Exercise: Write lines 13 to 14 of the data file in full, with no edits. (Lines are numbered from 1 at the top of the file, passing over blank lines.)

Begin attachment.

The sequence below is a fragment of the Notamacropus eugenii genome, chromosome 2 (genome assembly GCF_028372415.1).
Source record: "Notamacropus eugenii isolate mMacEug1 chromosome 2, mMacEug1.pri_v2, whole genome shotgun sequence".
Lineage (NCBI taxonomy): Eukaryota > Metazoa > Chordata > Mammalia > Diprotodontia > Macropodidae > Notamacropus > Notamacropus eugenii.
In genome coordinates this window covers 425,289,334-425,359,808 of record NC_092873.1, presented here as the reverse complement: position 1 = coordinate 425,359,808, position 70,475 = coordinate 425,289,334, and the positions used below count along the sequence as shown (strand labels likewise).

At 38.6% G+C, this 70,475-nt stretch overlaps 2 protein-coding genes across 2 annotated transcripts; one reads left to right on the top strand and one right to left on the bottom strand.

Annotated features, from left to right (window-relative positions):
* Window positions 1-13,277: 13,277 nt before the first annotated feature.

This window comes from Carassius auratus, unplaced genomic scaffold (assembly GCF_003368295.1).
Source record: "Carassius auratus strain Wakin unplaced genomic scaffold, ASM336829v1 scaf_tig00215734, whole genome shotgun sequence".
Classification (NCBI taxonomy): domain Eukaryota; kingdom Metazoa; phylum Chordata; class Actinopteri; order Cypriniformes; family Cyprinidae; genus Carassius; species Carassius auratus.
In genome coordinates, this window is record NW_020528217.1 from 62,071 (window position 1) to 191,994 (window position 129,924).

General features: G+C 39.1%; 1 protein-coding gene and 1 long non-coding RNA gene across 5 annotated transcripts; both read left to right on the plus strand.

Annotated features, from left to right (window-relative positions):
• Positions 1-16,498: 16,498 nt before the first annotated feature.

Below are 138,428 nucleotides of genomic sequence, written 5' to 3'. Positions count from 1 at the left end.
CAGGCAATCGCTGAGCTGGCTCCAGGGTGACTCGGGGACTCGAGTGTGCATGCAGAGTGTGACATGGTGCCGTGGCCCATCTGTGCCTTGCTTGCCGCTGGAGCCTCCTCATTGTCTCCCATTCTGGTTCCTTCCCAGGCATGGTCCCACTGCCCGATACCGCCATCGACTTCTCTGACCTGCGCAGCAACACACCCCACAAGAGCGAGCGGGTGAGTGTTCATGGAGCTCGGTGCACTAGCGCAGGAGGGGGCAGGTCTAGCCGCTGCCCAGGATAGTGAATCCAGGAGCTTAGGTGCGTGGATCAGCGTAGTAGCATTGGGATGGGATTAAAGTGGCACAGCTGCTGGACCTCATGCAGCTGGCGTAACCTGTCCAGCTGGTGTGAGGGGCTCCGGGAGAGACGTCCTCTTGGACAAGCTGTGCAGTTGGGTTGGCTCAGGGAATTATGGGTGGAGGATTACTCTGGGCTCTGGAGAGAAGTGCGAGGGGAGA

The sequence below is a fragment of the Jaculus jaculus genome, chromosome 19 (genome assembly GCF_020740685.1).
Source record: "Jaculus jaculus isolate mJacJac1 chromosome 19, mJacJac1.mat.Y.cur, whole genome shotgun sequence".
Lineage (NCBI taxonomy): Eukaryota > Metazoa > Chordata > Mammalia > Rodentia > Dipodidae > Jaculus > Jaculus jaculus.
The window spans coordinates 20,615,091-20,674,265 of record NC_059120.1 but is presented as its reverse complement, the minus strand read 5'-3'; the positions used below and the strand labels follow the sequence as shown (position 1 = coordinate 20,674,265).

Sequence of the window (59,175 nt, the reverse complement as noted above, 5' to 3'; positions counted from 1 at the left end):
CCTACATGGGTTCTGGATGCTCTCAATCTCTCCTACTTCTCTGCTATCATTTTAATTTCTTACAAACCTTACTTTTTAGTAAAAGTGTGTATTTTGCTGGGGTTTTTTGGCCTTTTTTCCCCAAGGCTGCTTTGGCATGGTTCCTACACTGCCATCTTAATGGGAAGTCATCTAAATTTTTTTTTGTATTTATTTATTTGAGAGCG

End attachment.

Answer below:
Annotated features, from left to right (window-relative positions):
• Positions 1-16,498: 16,498 nt before the first annotated feature.